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  • Photograph by Kenny Louie

Health on the Horizon

This week I had the pleasure of speaking at the Premier’s Summit on Healthcare in Newfoundland and Labrador. Flying from Saskatoon to St. John’s in the winter is no mean feat, and a series of delays and cancelled flights meant I had a lot of time
to reflect en route.

I was struck by the similarities that exist between the Rock and my prairie home. I grew up near Moose Jaw; in Newfoundland they’ve got the town of Cow Head. There’s Love, SK, and Heart’s Desire, NL, and it’s hard to ignore the connection between Climax and Conception Bay. It goes beyond the love of odd place names of course. Both are places of the horizon; I remember watching storms approach the farm for hours just as you might at sea. They’ve also been sources of diaspora. For a long time if you lived in Ontario, BC or Alberta, chances are you knew people from NL or SK, but you’d probably never been to either place. 

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Photo by Pam Morris

The two provinces have been have-nots, are now haves, and with the current economic climate face the prospect of being have-nots once again. The past periods of poverty relative to the rest of the country manifest themselves in the health of the two provinces as well, with high rates of obesity, tobacco and alcohol use, chronic mental and physical illness.

The past periods of poverty relative to the rest of the country manifest themselves in the health of the two provinces as well, with high rates of obesity, tobacco and alcohol use, chronic mental and physical illness

Neither province has a lot of people, there's just over a million in Saskatchewan and half that number in Newfoundland and Labrador. As a result there are significant geographical and financial challenges in providing health care to a population with a higher burden of illness. However, the smaller size also offers some advantages. I often joke that Saskatchewan is a pilot province, a place small enough to experiment with innovative policy changes, and large enough for them to matter. It’s not difficult for someone who wants to make change to connect with those in a position to do so. Newfoundland and Labrador has a similar reality, and with 250 plus people in a room to discuss the future of health in the province, the summit offered a real opportunity for positive change.

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From left to right: Newfoundland Minister of Health Stephen Kent, Dr. Ryan Meili,
and Newfoundland Premier Paul Davis

With that in mind I offered a couple of specific challenges to the people in the room. The first was to remember the primary role that the social determinants of health – factors like income, education, employment, housing, nutrition and the wider environment – play in determining health outcomes. The second was to consider how that idea could inform not only health policy, but also policy in all areas of government.

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A Health in All Policies approach is the most impactful way for governments to start thinking and acting upstream to create the conditions for better health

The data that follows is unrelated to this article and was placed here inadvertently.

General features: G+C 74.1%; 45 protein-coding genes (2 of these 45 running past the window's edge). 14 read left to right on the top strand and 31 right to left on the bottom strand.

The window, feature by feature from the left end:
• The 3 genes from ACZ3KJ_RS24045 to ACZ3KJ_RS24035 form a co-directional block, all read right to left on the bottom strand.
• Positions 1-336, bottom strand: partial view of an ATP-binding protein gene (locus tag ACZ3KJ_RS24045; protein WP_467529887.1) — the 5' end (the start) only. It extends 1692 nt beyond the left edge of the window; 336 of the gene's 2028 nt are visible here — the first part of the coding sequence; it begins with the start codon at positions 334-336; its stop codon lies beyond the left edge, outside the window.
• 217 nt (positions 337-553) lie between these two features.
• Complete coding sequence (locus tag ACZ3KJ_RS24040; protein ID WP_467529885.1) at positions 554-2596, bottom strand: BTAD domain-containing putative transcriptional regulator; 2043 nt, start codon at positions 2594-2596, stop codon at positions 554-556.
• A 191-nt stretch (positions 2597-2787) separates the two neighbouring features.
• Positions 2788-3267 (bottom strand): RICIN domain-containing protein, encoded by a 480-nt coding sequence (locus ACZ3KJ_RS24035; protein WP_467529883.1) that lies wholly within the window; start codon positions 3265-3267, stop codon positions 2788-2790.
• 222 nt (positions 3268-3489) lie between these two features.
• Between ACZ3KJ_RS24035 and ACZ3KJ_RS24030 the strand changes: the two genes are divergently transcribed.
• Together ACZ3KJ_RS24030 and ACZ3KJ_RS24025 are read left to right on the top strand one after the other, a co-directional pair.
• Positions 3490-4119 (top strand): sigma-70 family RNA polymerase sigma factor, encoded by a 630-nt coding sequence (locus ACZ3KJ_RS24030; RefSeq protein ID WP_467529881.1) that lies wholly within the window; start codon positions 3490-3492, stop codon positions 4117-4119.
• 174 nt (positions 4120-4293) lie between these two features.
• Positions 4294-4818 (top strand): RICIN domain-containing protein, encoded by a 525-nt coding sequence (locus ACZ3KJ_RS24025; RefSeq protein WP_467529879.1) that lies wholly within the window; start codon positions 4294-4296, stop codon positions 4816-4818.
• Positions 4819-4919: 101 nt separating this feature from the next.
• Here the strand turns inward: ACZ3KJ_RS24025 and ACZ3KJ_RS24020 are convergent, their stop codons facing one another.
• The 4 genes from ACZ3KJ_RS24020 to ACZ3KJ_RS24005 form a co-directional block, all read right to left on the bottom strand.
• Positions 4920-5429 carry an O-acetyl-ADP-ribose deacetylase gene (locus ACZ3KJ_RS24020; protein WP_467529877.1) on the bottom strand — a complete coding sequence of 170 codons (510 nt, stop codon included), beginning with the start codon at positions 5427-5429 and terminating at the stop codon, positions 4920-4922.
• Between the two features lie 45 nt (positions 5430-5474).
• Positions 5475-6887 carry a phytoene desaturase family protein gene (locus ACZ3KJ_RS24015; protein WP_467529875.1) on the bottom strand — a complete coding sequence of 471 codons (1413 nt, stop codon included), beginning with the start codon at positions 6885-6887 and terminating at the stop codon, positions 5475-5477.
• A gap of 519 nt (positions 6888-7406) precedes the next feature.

This was perhaps a provocative message to deliver to a group focused on primary health care reform, but I was emboldened by the invitation from Minister of Health Stephen Kent. When running for leader of the Progressive Conservatives, he became one of the first politicians in English-speaking Canada to advocate for a Health in All Policies approach that looks at all government decisions through a health lens. This is the most impactful way for governments to start thinking and acting upstream to create the conditions for better health, and it was very encouraging to have political leadership as well as healthcare professionals, government staff, representatives of community agencies and patient advocates respond positively to the message. 

Newfoundland and Labrador is a province well-positioned to demonstrate leadership in this area. Their Poverty Reduction Strategy has been one of the nation’s most successful, and they’ve invested significantly in improving access to housing, early childhood education and post-secondary education. The challenge will be to maintain that focus through more difficult economic times, when investment in people to maintain health is more important than ever.

 

Ryan Meili is the Executive Director of Upstream, a Family Doctor at the Westside Community Clinic in Saskatoon, and an Assistant Professor at the College of Medicine, University of Saskatchewan.

 

Want to keep reading?

Staying Close to the Source - by Ryan Meili. Reflections on Upstream's first year and how being embedded locally keeps us grounded in the stories that illustrate the impact of the social determinants of health.

Newfoundland's Food Insecurity Dramatically Reduced - A new study has reported fantastic news from Newfoundland-Labrador! The province is now experiencing the lowest levels of food insecurity of any province in the country.

 

Showing 1 reaction

  • commented 2015-01-21 12:49:34 -0600
    This is such important and tremendous work that you are doing! I hope that the provinces that are taking initiative can push for federal support as well. If all three levels of government and all four parties can find a way to see the true costs of poverty, then solving these issues can be a reality through a proposal such as GAI. This may not solve everything, but we need to start somewhere. I carry this dream close to my heart for all Canadians. It is not only the economically “right” thing to do, but the morally “right” thing to do. Thank you truly for what you and others on this path are doing.
Connect upstream.